Thanks for your comment. About being an empath: I left my new age career back in 2003 because I realized that framing empathy as a paranormal skill was wrong. Empaths are not psychics, and they’re not doing anything magical. Empathy is a fully human capacity, and now I get that. So if you’re very emotionally sensitive, you’re an empath. Done. Here’s a post about it:

      And as far as reading the book goes, it may be that the first part of the book is too intense. You may want to hop around to different chapters like the Love one, the Happiness ones, and so forth. Or just spend some time on this blog, and use the Tags in the sidebar to explore areas of interest. The most important thing for emotionally sensitive people is to develop an emotional vocabulary and skills to help them ground, focus, and calm themselves. Then things get easier.

      Hope that helps.

  8. Jackie
    | Reply

    Hi Karla,
    Thank you for your reply. I like that it is not a “special” ability too. I appreciate the fact that you too have seen through the new age. There is a lot, I have found, that mayb feel good at first, but it just ends up feeling ‘off ‘ and somehow not honest or fully human. At least that’s my experience.
    I see how grounding, calming and focusing can help, but what do you say about sudden aches and pains or weird body sensations that come up while being around other people? Is there a certain purpose for that? Does one need to ‘protect’ themselves?…..that’s what I’ve heard/been told, but I’m not sure the reason for it or what its saying or teaching me.

    • Karla
      | Reply

      Hi Jackie,

      We’re actually talking about this in a way in our online course Emotional Flow right now. This is something I said there:

      “I’m in a very philosophical, or perhaps “poetic” place about it. I too am a hearer of voices, a receiver of visions, and a knower of the strange and unbidden. As I’m studying neurology, sociology, and social psychology, I’m discovering that this world we think we know is in many cases a mirage. A social construction. A neurological chimera. It’s not that the world is unreal; it exists alright. But our capacity to experience it is in many cases a function of our social location and the thousands of decisions our brains and bodies make in any given moment.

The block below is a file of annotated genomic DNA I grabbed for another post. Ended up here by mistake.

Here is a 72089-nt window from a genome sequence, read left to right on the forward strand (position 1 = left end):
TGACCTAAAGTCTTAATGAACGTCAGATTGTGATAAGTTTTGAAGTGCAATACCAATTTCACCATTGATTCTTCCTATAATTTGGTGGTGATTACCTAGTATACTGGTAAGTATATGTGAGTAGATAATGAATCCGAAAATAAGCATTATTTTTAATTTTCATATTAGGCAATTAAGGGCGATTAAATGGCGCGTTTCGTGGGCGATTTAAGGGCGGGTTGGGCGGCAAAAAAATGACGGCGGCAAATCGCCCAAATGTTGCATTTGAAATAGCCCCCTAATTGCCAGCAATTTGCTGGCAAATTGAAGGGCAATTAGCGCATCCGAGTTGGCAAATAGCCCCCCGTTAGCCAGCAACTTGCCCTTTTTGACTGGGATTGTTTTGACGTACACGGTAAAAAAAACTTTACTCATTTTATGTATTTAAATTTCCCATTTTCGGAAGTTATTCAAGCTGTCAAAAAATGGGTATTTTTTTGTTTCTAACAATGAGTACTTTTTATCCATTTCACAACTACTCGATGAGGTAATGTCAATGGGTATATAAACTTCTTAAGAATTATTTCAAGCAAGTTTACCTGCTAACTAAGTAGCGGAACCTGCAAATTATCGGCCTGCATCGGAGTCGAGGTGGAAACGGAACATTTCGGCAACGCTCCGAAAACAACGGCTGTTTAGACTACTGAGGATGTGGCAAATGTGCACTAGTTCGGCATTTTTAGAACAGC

This conceptualization of energy, of the other world, of the unseen — I am honestly now considering it to be primarily empathic and imaginal awareness that we all have, but have been given no language for because emotions and empathy have traditionally been ignored, suppressed or actively removed from our lives. In every second of every day, we are empathically reading every possible aspect of our environments, but most of us have no consciousness that we are. Could it be that what we have learned to call energy and intuition are empathic skills in disguise?

      In every second of every day, our emotions are helping us navigate through the social world, but very few people are allowed to know this. For instance, consider how many meditative processes use the relaxation gifts of sadness continually, but often tell you that all emotions are toxic. Whoops!

      Or intuition training programs that use, specifically, the gifts of free-flowing intuitive fear in every moment, but often promote the idea that emotions — and especially fear — are verboten! I’m just continually astonished at the ways we trick ourselves into utilizing the gifts of the emotions by calling them anything and everything but emotional and empathic skills.”

      So when you refer to pains and sensations, I’m wondering if it is a way for the nonverbal and instinctual aspects of your intelligence to tell you something about what you’re sensing? Rather than characterizing it in a way that you are receiving the pains or picking them up from others, perhaps you are perceiving them at a subtle level, and your body is displaying them as a way to articulate the experience for you?

      That’s the sort of framing I’m looking at now, because I agree with you that the new age approach is not really workable any longer, at least not for me (but then, I had thirty years of trying it out, so I’ve got a lot of back-story with these ideas!).

  9. Mary Ann Ribble
    | Reply

    Karla, HELP! I am taking the Sounds True course with you and cannot get any of my posts posted! They keep showing up as Spam and going into a virtual space @ Sounds True, but NOT on the forum!

    • Karla
      | Reply

      Mary Ann, dang!

      There is a post on the Forum that may give you some ideas, especially about your password, which may be the problem. It’s called “To anyone who received a “spam” message when you try to log in-”

      You can read it even if you can’t post. See if the answers are there.

      We’re also looking at creating another post about other workarounds. I’m sorry you’re having difficulties! The computer is our friend, unless it’s a big pain in our butts!


  10. Jackie
    | Reply